ANSWER: Sexism in reality television statistics


To get free sites on the Web, you can try for state as well as federal websites, reports, studies, hearings, etc. Possible searches would include: "reality tv" sexist (3 hits), "reality tv" sexism (2 hits); and "reality shows" profit* (50 hits). USAsearch seems to be a bit more predictable with the * (truncation) than Google is. Compare Google's only 44 hits for: "reality shows" profit* site:gov but 70 for "reality shows" profitability site:gov

You can also use site:edu to try to get more "official" or at least better documented information. Google gets at least 345 unique hits for "reality shows" profitability trends site:edu and 14 for "reality shows" "average revenue" site:edu. These site:edu,, sites may also have a lot more research on sociological issues such as sexism, racism, or stereotypes in general. For example, "reality shows" sexist site:edu gets 137 unique hits in Google. We do have to beware that "site:edu" does not guarantee scholarship. Many students and staff are quite free to have their own blogs or personal websites hosted on a university server, and "peer review" is definitely not the rule for such sites.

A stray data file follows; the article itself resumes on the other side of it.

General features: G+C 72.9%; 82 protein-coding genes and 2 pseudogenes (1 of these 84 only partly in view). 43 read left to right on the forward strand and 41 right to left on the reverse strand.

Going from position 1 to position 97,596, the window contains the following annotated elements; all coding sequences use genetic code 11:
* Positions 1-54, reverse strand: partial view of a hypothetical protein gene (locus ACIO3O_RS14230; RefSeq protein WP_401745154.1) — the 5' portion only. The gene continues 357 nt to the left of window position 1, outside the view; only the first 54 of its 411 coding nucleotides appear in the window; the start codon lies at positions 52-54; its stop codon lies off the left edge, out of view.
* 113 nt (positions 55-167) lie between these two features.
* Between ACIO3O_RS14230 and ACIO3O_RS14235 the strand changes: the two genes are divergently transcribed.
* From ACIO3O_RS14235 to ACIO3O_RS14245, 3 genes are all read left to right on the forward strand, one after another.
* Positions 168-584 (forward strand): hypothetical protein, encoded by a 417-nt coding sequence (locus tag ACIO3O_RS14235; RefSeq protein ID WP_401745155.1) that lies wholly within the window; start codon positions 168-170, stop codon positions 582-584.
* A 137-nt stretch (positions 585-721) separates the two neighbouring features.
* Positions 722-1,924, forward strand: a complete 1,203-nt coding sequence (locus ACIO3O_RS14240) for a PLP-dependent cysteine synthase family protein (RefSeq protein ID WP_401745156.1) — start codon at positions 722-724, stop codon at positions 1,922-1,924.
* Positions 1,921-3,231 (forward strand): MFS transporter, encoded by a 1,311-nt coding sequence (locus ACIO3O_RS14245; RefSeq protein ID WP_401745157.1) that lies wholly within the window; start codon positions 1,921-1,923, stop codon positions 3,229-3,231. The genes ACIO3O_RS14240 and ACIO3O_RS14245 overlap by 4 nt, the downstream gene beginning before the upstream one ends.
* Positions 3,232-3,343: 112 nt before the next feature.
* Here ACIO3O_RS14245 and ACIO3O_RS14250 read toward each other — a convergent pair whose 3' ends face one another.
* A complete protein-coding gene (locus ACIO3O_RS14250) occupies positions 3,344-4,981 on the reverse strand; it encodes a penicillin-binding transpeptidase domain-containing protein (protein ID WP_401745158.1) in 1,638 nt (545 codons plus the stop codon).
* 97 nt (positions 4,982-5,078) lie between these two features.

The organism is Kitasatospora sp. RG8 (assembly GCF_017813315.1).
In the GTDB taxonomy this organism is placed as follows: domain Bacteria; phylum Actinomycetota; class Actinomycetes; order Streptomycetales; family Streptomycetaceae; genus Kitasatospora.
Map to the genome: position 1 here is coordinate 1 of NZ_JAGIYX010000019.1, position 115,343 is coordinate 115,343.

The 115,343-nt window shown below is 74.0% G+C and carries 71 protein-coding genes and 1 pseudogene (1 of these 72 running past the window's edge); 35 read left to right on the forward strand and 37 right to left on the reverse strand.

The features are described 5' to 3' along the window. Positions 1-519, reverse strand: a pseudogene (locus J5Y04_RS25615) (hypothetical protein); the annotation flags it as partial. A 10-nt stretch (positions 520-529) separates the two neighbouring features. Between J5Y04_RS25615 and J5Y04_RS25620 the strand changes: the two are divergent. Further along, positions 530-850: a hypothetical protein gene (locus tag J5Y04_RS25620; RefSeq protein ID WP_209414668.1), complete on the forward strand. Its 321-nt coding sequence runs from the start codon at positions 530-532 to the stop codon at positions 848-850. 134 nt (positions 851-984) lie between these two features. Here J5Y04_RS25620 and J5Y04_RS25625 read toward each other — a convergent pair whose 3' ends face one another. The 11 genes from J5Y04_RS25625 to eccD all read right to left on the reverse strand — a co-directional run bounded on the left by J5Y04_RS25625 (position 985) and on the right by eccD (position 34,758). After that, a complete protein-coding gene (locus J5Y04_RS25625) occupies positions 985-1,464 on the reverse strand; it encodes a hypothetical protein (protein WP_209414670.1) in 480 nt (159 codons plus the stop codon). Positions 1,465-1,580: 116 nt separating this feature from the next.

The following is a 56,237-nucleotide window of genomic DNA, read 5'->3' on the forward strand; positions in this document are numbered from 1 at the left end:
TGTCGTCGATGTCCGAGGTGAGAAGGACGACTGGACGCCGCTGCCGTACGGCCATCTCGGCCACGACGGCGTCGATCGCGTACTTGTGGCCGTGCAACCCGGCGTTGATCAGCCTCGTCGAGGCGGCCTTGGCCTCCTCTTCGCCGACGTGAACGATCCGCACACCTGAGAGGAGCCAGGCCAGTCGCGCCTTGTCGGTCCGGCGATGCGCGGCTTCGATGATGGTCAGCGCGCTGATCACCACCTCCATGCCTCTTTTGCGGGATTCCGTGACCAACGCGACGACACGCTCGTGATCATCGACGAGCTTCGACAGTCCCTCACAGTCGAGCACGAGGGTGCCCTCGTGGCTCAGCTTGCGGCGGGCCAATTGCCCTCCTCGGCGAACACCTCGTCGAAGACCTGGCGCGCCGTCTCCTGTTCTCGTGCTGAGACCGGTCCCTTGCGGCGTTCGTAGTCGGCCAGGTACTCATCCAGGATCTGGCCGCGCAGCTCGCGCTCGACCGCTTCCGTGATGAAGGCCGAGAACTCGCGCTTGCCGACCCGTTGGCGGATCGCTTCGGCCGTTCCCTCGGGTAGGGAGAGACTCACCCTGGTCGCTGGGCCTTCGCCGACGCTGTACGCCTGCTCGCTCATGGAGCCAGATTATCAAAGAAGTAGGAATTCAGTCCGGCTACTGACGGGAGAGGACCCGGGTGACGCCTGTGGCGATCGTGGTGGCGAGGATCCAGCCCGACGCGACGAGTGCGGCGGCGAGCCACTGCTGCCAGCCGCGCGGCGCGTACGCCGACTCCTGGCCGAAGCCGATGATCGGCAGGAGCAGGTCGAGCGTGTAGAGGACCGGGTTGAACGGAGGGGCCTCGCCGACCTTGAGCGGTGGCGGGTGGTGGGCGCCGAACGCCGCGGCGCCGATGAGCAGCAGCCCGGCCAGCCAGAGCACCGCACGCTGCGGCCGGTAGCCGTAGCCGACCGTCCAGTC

If you are near an academic or large public library, there will almost certainly be onsite access to commercial full-text databases. If you "Select a Field" TX-All Text, in its Advanced search, Academic Search Premier (Ebsco) gets 35 hits for the search: "reality shows" and sexis*, and 33 for: "reality shows" and profitability; Business Source Complete gets 57 for: "reality shows" and profitability. Very many academic libraries will give you onsite access to the very scholarly full text journal database JSTOR. There are many options for JSTOR, and only the very largest places can afford the entire package. Here at University of Maryland, our JSTOR package gets 20 hits for the search: "reality shows" AND stereotyp* and 9 for: "reality shows" AND sexis*. There are many other possible databases, notably Communication & Mass Media, SocIndex, Web of Science (Social Sciences Citation Index), and even ScienceDirect because of its very large body of full text.

Jim Miller

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